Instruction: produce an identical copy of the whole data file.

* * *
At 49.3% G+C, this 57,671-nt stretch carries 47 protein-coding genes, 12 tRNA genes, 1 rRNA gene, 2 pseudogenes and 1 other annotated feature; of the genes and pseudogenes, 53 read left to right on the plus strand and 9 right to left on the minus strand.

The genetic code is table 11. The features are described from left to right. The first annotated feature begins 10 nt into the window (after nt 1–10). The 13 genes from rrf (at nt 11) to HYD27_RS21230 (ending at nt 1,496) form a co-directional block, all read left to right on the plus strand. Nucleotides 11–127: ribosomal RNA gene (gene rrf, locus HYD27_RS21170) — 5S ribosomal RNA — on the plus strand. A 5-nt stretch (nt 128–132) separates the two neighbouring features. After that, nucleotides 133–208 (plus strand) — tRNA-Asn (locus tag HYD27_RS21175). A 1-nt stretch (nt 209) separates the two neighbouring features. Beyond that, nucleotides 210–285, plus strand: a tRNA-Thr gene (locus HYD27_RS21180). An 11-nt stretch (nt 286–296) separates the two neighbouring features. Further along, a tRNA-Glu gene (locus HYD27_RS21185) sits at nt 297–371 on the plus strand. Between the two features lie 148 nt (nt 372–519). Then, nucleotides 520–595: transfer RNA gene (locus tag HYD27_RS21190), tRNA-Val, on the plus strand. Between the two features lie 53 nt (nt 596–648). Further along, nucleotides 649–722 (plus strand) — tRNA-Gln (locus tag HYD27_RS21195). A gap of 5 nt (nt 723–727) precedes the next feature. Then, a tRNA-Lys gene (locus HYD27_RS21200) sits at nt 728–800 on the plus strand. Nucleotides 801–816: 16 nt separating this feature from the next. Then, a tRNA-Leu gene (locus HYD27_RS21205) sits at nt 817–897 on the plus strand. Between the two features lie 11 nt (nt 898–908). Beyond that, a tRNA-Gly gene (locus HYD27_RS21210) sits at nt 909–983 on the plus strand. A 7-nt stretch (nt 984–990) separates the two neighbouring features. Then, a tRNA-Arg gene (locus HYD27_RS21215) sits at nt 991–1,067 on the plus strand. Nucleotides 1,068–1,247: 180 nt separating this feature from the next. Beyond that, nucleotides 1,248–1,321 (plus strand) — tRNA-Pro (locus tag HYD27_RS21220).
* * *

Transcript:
At 49.3% G+C, this 57,671-nt stretch carries 47 protein-coding genes, 12 tRNA genes, 1 rRNA gene, 2 pseudogenes and 1 other annotated feature; of the genes and pseudogenes, 53 read left to right on the plus strand and 9 right to left on the minus strand.

The genetic code is table 11. The features are described from left to right. The first annotated feature begins 10 nt into the window (after nt 1–10). The 13 genes from rrf (at nt 11) to HYD27_RS21230 (ending at nt 1,496) form a co-directional block, all read left to right on the plus strand. Nucleotides 11–127: ribosomal RNA gene (gene rrf, locus HYD27_RS21170) — 5S ribosomal RNA — on the plus strand. A 5-nt stretch (nt 128–132) separates the two neighbouring features. After that, nucleotides 133–208 (plus strand) — tRNA-Asn (locus tag HYD27_RS21175). A 1-nt stretch (nt 209) separates the two neighbouring features. Beyond that, nucleotides 210–285, plus strand: a tRNA-Thr gene (locus HYD27_RS21180). An 11-nt stretch (nt 286–296) separates the two neighbouring features. Further along, a tRNA-Glu gene (locus HYD27_RS21185) sits at nt 297–371 on the plus strand. Between the two features lie 148 nt (nt 372–519). Then, nucleotides 520–595: transfer RNA gene (locus tag HYD27_RS21190), tRNA-Val, on the plus strand. Between the two features lie 53 nt (nt 596–648). Further along, nucleotides 649–722 (plus strand) — tRNA-Gln (locus tag HYD27_RS21195). A gap of 5 nt (nt 723–727) precedes the next feature. Then, a tRNA-Lys gene (locus HYD27_RS21200) sits at nt 728–800 on the plus strand. Nucleotides 801–816: 16 nt separating this feature from the next. Then, a tRNA-Leu gene (locus HYD27_RS21205) sits at nt 817–897 on the plus strand. Between the two features lie 11 nt (nt 898–908). Beyond that, a tRNA-Gly gene (locus HYD27_RS21210) sits at nt 909–983 on the plus strand. A 7-nt stretch (nt 984–990) separates the two neighbouring features. Then, a tRNA-Arg gene (locus HYD27_RS21215) sits at nt 991–1,067 on the plus strand. Nucleotides 1,068–1,247: 180 nt separating this feature from the next. Beyond that, nucleotides 1,248–1,321 (plus strand) — tRNA-Pro (locus tag HYD27_RS21220).